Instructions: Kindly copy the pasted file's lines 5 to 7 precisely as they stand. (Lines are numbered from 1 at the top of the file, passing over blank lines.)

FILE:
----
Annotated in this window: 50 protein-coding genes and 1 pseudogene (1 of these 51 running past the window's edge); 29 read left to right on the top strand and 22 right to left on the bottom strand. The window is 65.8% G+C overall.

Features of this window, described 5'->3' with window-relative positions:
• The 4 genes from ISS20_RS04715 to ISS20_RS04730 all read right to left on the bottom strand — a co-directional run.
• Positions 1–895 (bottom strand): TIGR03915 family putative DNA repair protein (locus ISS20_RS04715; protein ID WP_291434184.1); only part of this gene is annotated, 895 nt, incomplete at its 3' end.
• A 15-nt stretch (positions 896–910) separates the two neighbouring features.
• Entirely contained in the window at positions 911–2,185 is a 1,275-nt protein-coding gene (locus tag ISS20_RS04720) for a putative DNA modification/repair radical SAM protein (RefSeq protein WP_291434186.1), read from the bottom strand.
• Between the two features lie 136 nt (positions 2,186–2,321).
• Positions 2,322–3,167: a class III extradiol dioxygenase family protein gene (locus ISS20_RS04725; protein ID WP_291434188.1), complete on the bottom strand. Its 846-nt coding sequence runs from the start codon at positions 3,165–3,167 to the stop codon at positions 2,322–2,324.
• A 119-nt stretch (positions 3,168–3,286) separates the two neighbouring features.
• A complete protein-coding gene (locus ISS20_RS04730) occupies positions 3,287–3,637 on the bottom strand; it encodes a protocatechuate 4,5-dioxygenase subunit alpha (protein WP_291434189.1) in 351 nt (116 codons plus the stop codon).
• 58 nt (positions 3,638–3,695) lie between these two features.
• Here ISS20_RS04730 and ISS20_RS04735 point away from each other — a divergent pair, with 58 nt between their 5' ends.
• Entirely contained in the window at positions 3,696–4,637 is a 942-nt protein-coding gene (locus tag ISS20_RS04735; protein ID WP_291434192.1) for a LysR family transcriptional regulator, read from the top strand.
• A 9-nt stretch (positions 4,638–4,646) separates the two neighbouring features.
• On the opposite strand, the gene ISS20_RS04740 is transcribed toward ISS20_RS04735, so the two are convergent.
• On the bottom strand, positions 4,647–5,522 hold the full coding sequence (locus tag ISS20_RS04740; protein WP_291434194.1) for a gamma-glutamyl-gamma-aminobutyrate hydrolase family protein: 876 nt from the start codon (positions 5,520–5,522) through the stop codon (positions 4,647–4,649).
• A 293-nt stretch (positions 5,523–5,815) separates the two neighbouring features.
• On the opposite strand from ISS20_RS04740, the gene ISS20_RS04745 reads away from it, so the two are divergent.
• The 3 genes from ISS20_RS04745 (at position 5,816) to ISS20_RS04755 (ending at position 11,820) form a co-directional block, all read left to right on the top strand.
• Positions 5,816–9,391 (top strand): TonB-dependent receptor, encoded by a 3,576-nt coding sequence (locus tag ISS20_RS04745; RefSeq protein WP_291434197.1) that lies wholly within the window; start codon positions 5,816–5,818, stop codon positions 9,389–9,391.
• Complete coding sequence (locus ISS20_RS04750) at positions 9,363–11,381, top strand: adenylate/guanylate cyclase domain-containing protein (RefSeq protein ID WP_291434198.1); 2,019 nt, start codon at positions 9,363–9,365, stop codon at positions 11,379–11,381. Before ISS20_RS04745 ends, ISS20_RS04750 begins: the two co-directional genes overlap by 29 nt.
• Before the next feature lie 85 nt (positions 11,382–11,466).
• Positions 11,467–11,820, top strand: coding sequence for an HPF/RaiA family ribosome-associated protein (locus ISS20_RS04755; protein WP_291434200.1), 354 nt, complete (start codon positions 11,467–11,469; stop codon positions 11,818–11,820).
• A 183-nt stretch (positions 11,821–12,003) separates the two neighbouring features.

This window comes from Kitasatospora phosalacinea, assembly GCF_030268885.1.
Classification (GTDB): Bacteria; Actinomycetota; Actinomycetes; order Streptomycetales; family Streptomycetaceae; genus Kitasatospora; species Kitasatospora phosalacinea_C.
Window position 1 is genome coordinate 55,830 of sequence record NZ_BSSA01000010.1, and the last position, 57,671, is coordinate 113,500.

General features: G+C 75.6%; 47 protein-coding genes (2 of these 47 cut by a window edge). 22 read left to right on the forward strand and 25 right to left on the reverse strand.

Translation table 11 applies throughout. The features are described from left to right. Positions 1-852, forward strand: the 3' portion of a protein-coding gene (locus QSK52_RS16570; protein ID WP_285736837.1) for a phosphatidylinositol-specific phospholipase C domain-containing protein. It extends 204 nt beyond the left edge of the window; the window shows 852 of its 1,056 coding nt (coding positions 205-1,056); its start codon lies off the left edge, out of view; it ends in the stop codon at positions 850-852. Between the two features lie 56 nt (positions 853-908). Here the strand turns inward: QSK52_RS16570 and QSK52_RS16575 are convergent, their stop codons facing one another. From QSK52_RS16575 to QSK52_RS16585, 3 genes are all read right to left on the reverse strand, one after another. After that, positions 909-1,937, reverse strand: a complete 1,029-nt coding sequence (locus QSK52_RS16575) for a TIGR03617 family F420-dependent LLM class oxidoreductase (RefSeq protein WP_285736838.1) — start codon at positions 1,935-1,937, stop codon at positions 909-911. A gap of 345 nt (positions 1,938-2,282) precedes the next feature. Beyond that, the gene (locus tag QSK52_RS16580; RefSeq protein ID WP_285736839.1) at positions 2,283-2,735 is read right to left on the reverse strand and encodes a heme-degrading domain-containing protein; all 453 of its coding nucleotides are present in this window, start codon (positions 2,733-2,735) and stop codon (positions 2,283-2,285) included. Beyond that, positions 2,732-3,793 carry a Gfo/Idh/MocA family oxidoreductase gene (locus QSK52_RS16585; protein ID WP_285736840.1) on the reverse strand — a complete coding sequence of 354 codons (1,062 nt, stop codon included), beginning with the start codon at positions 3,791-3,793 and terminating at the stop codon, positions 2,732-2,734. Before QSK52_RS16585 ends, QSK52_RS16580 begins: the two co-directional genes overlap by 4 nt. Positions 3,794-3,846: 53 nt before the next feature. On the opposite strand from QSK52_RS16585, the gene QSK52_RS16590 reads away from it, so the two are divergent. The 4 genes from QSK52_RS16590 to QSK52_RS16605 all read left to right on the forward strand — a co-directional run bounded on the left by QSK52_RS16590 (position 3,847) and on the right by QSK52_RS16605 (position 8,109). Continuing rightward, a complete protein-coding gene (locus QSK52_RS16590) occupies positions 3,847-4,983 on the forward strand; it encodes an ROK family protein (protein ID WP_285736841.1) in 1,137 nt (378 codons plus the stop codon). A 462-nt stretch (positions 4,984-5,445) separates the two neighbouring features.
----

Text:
• A 15-nt stretch (positions 896–910) separates the two neighbouring features.
• Entirely contained in the window at positions 911–2,185 is a 1,275-nt protein-coding gene (locus tag ISS20_RS04720) for a putative DNA modification/repair radical SAM protein (RefSeq protein WP_291434186.1), read from the bottom strand.
• Between the two features lie 136 nt (positions 2,186–2,321).